Tuesday, Archbishop Jose Gomez gave a talk at Loyola Marymount University to inaugurate that school’s Hispanic Ministry and Theology lectures. His speech, entitled "'Greater America': The Hispanic Mission and the New Evangelization," amplified some of the themes he addressed at the Napa Institute earlier this year, which I wrote about here. Gomez, both in his talks and in his day job as Archbishop of Los Angeles, confronts the reality of the Church in the twenty-first century in this country, and if these early talks are any indication, that future is in good hands.
At last night's debate, Herman Cain said that one of the advantages of his 9-9-9 plan was that it is simple. He is not entirely wrong. It would have been better, politically, if the President had organized his health care reform around the simple-to-understand proposition - Medicare for everybody. The part about Cain's plan that has people swooning is not so much the 9-9-9 part, it is that he starts by eliminating the current, byzantine tax code.
But, there is also something to Mitt Romney's observation that simple answers are often inadequate. Ask Barack Obama, who promised change, a simple enough noun to understand.
Still, Cain's proposal is not only simple. It is a big idea, simply expressed. When you get to the details, many American who currently enjoy deducting their home mortgage interest might think twice. But, Americans like big ideas, and the bigger the better. In his World War II memoirs, Winston Churchill observed: "Their [Americans'] national psychology is such that the bigger the Idea, the more wholeheartedly and obstinately do they throw themselves into making it a success. It is an admitable characteristic, provided the Idea is good."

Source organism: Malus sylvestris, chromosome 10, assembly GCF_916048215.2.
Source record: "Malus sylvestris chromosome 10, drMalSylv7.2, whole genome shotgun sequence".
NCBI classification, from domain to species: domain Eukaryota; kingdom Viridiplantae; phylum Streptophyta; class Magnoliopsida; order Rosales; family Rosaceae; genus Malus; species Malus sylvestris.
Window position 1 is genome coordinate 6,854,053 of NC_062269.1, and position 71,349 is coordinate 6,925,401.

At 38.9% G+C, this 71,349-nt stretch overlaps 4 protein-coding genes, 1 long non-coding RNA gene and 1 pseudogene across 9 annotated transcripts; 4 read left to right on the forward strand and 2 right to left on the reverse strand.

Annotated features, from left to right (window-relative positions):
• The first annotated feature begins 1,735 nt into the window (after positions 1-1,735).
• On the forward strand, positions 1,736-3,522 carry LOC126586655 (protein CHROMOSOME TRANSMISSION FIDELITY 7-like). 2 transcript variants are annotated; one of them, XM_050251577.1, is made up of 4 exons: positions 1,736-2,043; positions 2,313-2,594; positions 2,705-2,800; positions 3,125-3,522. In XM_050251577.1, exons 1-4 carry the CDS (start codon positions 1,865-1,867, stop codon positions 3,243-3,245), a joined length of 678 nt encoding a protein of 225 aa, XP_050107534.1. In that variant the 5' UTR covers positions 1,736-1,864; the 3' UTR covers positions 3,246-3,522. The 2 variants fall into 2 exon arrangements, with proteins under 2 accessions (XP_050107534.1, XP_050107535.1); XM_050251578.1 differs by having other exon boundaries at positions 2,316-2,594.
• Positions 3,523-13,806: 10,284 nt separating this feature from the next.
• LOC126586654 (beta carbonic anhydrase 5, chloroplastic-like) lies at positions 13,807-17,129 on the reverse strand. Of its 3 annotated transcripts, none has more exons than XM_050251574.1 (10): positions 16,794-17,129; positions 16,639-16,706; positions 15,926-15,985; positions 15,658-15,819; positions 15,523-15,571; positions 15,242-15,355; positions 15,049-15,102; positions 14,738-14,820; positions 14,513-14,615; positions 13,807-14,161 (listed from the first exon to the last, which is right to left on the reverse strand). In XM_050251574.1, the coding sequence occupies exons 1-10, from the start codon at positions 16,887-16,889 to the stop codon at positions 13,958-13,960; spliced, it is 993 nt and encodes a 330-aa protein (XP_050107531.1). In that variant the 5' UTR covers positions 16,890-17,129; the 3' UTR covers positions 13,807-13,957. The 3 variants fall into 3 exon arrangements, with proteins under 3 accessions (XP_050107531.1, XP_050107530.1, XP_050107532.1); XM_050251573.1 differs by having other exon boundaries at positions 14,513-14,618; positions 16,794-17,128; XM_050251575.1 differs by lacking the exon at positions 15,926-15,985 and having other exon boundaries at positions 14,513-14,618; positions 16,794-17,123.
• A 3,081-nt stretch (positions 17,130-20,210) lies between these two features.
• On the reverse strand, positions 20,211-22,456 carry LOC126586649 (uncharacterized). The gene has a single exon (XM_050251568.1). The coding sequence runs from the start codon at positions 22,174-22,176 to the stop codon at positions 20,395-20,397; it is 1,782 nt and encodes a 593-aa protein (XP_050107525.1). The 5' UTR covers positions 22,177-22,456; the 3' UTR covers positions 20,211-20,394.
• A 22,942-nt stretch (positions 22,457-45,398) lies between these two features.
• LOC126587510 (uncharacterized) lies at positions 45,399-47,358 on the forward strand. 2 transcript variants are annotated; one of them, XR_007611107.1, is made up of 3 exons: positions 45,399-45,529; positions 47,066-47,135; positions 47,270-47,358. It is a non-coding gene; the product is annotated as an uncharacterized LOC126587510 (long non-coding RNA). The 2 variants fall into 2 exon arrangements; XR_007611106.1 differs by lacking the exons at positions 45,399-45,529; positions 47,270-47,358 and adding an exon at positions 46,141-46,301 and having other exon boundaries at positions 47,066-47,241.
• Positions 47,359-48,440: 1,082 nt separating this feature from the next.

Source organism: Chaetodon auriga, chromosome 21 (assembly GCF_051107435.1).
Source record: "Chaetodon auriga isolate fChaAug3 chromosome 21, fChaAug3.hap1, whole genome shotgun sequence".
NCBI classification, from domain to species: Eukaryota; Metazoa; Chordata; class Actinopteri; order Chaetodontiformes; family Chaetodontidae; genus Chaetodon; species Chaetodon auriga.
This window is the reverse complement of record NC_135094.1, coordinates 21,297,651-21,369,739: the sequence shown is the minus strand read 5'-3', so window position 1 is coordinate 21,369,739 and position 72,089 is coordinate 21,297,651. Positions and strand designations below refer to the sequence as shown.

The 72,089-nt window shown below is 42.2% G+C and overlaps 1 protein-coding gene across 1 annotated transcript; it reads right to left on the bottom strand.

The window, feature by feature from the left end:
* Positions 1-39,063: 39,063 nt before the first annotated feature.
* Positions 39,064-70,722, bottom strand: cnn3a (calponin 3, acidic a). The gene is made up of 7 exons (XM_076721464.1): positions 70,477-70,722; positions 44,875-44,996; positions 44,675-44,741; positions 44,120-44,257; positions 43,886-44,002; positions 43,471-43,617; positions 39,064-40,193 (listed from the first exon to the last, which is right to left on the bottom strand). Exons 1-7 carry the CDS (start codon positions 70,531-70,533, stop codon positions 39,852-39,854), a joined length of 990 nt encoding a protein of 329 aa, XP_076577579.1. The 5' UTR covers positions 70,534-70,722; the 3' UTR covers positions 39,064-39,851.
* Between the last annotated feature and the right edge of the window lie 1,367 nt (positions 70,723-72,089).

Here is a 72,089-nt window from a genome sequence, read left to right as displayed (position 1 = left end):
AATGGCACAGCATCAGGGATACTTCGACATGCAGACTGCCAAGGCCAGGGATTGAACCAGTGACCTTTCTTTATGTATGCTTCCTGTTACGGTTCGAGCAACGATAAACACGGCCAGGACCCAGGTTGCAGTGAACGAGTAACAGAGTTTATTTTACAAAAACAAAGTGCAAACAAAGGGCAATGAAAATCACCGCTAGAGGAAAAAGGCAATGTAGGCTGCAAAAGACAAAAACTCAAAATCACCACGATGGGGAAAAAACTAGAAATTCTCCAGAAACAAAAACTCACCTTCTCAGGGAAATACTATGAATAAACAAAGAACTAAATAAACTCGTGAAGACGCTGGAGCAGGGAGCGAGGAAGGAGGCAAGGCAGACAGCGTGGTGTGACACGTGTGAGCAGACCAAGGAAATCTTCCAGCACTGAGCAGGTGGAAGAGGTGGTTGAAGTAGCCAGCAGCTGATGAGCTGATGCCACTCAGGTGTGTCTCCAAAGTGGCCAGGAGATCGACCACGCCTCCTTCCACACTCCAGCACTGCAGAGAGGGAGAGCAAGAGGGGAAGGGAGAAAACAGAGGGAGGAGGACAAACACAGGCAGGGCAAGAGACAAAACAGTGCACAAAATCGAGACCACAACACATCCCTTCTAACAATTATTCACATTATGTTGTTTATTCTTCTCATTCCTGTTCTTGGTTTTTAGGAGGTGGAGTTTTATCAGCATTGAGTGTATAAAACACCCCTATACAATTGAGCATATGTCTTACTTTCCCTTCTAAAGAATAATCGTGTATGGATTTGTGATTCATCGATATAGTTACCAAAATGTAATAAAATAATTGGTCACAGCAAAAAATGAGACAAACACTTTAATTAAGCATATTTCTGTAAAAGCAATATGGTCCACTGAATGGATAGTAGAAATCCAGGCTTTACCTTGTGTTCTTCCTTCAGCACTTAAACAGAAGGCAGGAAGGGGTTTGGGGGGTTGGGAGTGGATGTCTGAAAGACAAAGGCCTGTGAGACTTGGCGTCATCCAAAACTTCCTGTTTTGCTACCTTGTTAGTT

The inimitable Msgr. Lorenzo Albacete on the Occupy Wall Street protests and the need for an American version of the Habermas-Ratzinger dialogue.
I have one quibble. I am not so sure that we have an American equivalent of Habermas.
All the challenges facing the different candidates were on full display at last night’s debate at Dartmouth College in Hanover, New Hampshire. Nor are the problems merely issues of bad debate prep, although some of the candidates could use better preparation to be sure. Each candidate faces a slightly different challenge in these forums and none of them except Newt Gingrich seems to rise to the occasion.